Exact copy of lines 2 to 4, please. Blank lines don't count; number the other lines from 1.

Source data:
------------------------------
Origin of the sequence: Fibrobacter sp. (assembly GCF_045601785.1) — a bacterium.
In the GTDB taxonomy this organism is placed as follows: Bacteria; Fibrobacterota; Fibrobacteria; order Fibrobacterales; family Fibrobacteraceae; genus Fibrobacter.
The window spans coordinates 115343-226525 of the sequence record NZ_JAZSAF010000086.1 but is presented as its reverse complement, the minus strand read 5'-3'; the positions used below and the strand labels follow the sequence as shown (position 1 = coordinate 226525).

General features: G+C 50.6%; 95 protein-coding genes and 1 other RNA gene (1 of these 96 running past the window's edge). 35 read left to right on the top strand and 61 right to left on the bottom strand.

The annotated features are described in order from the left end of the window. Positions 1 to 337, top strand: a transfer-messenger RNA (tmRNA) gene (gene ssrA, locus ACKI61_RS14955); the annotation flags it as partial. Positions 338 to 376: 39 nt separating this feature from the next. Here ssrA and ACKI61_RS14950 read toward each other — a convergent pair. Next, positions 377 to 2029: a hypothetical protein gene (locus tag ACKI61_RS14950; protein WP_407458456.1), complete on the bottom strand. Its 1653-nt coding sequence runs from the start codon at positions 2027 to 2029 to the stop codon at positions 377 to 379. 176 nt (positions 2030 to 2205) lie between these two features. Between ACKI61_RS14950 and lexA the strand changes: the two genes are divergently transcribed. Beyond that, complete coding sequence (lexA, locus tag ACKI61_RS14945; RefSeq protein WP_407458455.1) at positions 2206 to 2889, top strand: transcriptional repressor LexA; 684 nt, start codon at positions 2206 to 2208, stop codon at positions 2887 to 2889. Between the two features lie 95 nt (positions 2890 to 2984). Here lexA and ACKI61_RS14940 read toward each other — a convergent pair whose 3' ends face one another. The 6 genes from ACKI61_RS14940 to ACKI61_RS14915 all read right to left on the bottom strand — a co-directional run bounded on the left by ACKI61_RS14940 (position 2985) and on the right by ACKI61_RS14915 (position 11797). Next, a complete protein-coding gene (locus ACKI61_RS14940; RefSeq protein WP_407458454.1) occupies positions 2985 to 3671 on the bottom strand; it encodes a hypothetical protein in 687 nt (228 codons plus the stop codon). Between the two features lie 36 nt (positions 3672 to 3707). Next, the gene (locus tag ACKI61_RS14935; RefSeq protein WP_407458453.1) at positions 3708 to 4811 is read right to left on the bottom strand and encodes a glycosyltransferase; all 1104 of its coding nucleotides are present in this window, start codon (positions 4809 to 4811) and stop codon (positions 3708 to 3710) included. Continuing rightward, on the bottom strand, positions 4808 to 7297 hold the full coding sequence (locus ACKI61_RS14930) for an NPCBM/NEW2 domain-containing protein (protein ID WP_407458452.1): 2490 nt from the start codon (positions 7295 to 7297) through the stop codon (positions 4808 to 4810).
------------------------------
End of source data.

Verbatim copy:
In the GTDB taxonomy this organism is placed as follows: Bacteria; Fibrobacterota; Fibrobacteria; order Fibrobacterales; family Fibrobacteraceae; genus Fibrobacter.
The window spans coordinates 115343-226525 of the sequence record NZ_JAZSAF010000086.1 but is presented as its reverse complement, the minus strand read 5'-3'; the positions used below and the strand labels follow the sequence as shown (position 1 = coordinate 226525).

General features: G+C 50.6%; 95 protein-coding genes and 1 other RNA gene (1 of these 96 running past the window's edge). 35 read left to right on the top strand and 61 right to left on the bottom strand.